The quest to find the perfect pair of earphones

Earphones don't fit properly, offer mediocre audio quality and can even be painful. So the quest to design the perfect pair is music to Seth Stevenson's ears
US Army's shooting star: Lt-Col Steven Cole is the man Hollywood calls when it wants to borrow a tank or check a military uniform

Meet the US Army's shooting star

Lt-Col Steven Cole is the man Hollywood calls when it wants to borrow a tank or check a military uniform
Climate change threatens to make the antarctic fur seal extinct

Take a good look while you can

How climate change could wipe out this seal
Should emergency hospital weddings be made easier for the terminally ill?

Farewell, my lovely

Should emergency hospital weddings be made easier?
Man Booker Prize 2014 longlist: Crowdfunded novel nominated for first time

Crowdfunded novel nominated for Booker Prize

Paul Kingsnorth's 'The Wake' is in contention for the prestigious award
Vladimir Putin employs a full-time food taster to ensure his meals aren't poisoned

Vladimir Putin employs a full-time food taster

John Walsh salutes those brave souls who have, throughout history, put their knives on the line
Tour de France effect brings Hollywood blockbusters to Yorkshire

Tour de France effect brings Hollywood blockbusters to Yorkshire

A $25m thriller starring Sam Worthington to be made in God's Own Country
Will The Minerva Project - the first 'elite' American university to be launched in a century - change the face of higher learning?

Will The Minerva Project change the face of higher learning?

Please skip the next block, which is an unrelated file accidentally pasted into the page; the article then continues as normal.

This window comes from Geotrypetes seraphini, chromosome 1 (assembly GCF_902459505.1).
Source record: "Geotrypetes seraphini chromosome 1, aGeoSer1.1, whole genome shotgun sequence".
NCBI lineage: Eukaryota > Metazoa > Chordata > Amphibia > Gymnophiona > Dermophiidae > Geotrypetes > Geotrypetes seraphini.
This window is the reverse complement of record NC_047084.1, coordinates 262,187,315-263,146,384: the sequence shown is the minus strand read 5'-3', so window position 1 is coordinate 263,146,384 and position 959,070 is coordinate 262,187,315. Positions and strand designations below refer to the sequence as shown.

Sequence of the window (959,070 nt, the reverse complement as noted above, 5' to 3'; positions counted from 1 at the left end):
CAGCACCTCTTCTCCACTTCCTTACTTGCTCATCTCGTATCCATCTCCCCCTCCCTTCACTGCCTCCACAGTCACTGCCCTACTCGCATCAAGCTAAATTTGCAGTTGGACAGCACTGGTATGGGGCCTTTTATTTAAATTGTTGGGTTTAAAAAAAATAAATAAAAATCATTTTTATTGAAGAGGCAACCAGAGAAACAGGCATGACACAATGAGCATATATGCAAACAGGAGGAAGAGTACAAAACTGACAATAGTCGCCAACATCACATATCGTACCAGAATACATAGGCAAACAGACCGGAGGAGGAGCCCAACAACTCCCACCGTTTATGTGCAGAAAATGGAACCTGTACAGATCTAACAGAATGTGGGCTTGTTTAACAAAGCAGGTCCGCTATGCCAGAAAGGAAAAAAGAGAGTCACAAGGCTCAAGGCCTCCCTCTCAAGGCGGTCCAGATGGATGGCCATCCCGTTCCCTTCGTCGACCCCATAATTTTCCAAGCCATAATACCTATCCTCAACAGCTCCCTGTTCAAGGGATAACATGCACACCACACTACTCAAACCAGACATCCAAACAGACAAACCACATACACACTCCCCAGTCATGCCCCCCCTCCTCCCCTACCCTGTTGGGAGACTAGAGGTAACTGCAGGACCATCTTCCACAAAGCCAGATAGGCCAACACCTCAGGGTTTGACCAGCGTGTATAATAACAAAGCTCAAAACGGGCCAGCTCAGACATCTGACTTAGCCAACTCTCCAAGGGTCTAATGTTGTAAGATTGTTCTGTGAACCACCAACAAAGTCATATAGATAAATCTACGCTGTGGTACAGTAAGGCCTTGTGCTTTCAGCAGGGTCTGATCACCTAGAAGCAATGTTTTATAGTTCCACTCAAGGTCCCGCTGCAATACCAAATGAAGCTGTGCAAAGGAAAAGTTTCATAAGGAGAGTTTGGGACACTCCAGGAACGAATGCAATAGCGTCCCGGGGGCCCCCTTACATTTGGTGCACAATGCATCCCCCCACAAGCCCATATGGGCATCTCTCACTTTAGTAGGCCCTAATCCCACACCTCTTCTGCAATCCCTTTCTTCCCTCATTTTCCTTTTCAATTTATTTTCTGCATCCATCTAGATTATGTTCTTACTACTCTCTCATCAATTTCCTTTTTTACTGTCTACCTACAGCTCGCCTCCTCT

The university has no lecture halls, no debating societies, no sports teams and no fraternities. Instead, the 33 students who have made the cut at Minerva, will travel the world and change the face of higher learning
The 10 best pedicure products

Feet treat: 10 best pedicure products

Bags packed and all prepped for holidays, but feet in a state? Get them flip-flop-ready with our pick of the items for a DIY treatment
Commonwealth Games 2014: Great Scots! Planes and pipers welcome in Glasgow's Games

Commonwealth Games 2014

Great Scots! Planes and pipers welcome in Glasgow's Games
Jack Pitt-Brooke: Manchester City and Patrick Vieira make the right stand on racism

Jack Pitt-Brooke

Manchester City and Patrick Vieira make the right stand on racism
How Terry Newton tragedy made iron men seek help to tackle their psychological demons

How Newton tragedy made iron men seek help to tackle their psychological demons

Over a hundred rugby league players have contacted clinic to deal with mental challenges of game